My wife bought me a new can of hairspray today. That may not be exciting for some, but the longest hair I have on my head is in my mustache. The fact that I am quite balding would make anyone wonder “Why?”.
Well, it isn’t for my head. No, not for the curly locks on my chest either.
I read something a short time back about using an art fixative for your inkjet photos. This fixative spray is used in charcoal, pastel and pencil art to “fix” the picture. It helps protect the art from casual water and smudges. The article said that it would do the same for inkjet photos.
Back in my more artful days I used aerosol hairspray instead of the professional art spray. If you had seen any of my art from back then, you would understand why it was not worth spending more than just the few cents that White Rain hairspray cost in those days. That got me to thinking that I could probably do the same with inkjet printed photos. If I used hairspray to coat the photos, then that should help give them some water resistance.
So that is why my wife bought me the hairspray. I tried it and let it dry. Then I ran the photo under the water in the kitchen sink and it came out mostly unaffected. The one spot that did go wonky in the photo was right on one edge where I apparently did not get the spray on well.
Since my testing, I have done some research. I know, most people research and then experiment, but not me. Here are some things I found out.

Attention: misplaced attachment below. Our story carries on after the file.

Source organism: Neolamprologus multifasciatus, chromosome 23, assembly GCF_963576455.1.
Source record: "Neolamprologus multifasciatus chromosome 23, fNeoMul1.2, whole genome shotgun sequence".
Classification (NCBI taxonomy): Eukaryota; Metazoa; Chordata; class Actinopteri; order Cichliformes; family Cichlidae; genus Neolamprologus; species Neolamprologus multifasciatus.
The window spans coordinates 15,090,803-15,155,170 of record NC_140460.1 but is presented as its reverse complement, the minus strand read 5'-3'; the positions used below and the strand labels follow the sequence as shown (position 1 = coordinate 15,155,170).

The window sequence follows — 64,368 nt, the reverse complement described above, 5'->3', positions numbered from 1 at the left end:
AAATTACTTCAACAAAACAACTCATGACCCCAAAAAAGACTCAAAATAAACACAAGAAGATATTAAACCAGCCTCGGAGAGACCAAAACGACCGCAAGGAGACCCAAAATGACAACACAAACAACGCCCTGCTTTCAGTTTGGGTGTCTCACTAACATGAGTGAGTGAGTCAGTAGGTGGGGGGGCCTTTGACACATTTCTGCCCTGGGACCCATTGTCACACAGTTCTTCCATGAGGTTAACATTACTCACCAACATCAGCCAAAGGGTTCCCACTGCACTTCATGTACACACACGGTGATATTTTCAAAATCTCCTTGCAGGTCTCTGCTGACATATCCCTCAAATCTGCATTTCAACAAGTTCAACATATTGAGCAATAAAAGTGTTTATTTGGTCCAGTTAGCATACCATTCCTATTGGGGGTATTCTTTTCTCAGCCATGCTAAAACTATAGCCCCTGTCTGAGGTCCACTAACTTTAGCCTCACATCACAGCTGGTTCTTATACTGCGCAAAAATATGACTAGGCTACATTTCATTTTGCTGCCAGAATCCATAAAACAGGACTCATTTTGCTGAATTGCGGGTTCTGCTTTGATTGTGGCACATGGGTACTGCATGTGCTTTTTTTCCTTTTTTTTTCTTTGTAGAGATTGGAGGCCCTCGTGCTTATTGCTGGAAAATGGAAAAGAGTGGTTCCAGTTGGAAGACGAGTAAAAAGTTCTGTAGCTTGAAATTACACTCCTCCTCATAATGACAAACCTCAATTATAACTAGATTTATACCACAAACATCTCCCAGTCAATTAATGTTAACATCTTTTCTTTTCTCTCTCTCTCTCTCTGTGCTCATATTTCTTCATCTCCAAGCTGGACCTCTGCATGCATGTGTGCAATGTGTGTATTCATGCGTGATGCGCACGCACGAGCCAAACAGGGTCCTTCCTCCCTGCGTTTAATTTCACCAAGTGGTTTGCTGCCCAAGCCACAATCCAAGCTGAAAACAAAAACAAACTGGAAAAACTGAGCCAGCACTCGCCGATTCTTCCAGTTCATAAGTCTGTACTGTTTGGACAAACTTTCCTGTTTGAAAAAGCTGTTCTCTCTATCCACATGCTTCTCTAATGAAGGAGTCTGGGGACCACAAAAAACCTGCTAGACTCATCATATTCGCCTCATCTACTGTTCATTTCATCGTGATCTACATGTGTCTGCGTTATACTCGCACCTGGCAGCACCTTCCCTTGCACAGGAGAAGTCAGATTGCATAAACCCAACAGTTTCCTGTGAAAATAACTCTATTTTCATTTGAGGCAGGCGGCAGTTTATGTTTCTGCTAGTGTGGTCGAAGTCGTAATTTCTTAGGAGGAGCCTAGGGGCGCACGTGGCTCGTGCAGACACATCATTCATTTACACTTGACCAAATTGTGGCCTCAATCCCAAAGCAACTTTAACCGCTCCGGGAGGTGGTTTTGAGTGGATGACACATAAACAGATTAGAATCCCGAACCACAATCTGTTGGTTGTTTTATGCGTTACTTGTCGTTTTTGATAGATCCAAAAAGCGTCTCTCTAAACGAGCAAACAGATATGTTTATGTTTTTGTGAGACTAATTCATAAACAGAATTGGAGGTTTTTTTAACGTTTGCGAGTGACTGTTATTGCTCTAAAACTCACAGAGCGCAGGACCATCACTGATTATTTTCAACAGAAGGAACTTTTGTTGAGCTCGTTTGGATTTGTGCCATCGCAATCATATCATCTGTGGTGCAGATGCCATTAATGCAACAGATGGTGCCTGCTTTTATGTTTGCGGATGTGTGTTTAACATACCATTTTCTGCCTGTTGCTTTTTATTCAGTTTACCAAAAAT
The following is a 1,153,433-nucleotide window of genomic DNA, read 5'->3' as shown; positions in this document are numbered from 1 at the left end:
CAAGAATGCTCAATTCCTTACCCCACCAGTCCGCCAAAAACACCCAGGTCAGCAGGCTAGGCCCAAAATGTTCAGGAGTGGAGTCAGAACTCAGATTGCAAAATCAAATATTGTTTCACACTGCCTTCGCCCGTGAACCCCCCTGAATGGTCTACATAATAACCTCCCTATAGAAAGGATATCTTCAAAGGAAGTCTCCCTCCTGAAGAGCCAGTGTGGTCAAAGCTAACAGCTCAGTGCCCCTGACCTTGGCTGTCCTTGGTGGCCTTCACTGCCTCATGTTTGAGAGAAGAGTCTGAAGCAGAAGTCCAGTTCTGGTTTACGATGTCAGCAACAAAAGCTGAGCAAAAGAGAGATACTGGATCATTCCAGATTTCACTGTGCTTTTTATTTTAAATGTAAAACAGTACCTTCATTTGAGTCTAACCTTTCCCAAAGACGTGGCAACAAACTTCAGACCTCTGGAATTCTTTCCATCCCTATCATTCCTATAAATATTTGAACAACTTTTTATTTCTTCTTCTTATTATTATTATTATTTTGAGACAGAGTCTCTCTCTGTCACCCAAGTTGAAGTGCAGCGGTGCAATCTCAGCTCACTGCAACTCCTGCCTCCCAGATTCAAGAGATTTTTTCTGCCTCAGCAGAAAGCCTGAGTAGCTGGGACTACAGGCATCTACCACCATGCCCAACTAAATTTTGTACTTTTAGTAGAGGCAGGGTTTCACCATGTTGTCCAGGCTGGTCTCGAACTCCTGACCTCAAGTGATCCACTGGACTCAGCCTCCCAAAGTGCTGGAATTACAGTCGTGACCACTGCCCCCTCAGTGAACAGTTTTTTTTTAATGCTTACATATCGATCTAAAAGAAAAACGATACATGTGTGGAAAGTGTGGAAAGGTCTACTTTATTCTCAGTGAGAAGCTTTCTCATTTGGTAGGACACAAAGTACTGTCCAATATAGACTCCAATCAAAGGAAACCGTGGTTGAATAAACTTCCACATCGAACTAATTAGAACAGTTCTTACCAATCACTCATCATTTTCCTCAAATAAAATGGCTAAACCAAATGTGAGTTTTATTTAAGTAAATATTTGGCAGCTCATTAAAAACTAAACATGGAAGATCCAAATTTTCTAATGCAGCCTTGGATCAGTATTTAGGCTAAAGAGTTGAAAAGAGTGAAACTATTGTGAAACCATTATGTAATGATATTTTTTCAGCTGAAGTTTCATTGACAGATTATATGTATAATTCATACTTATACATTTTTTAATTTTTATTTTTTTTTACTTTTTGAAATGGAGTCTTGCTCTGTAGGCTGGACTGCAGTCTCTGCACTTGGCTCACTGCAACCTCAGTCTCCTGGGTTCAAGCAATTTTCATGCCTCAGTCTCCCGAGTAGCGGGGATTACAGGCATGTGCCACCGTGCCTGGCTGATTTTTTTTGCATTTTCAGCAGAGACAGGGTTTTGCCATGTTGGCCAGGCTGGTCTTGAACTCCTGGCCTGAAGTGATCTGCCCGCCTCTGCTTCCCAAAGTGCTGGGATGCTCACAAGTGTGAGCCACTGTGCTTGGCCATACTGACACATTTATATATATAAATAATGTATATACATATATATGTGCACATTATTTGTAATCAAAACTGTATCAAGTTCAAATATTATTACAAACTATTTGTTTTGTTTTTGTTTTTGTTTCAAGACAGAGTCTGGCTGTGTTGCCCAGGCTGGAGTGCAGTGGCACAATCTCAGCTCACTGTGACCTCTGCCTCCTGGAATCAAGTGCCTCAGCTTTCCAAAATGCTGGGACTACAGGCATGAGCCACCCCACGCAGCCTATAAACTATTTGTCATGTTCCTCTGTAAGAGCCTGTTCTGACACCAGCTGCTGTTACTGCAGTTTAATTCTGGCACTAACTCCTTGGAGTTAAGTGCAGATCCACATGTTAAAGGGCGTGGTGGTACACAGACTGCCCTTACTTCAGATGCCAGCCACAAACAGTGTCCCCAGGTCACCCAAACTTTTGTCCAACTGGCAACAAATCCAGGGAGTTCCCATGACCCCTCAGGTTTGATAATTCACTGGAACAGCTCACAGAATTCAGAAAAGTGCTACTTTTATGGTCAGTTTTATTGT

You want to avoid hairspray with conditioners in it. The conditioners are usually oils which can cause spots in the paper. Another caution is that the reason the art spray costs more is because it is designed for that purpose. While the chemical makeup in the hairspray is fine for the job, the nozzle that delivers the hair spray probably is not as well metered. You can end up with spray coming out in blobs instead of a nice mist.
Do your own testing. Use at your own risk. But, it may be just the thing to use when you print out snapshots that are going to be handed around in a group. I realize that you can always print a new one, but this is supposed to also help keep the ink from fading over time.
By the way, this is not necessary in photos from a photo lab. The process used is totally different. In fact, if you get something on a real photo you can just rinse it off with water. The last step in a photo’s birth process is a water rinse cycle. Just let it dry (best results if hung on an edge) and the photo will be as good as new.
Please don’t sue me if none of this works for you and it ruins your photos. I am just giving info that has helped me. Apply at your own risk.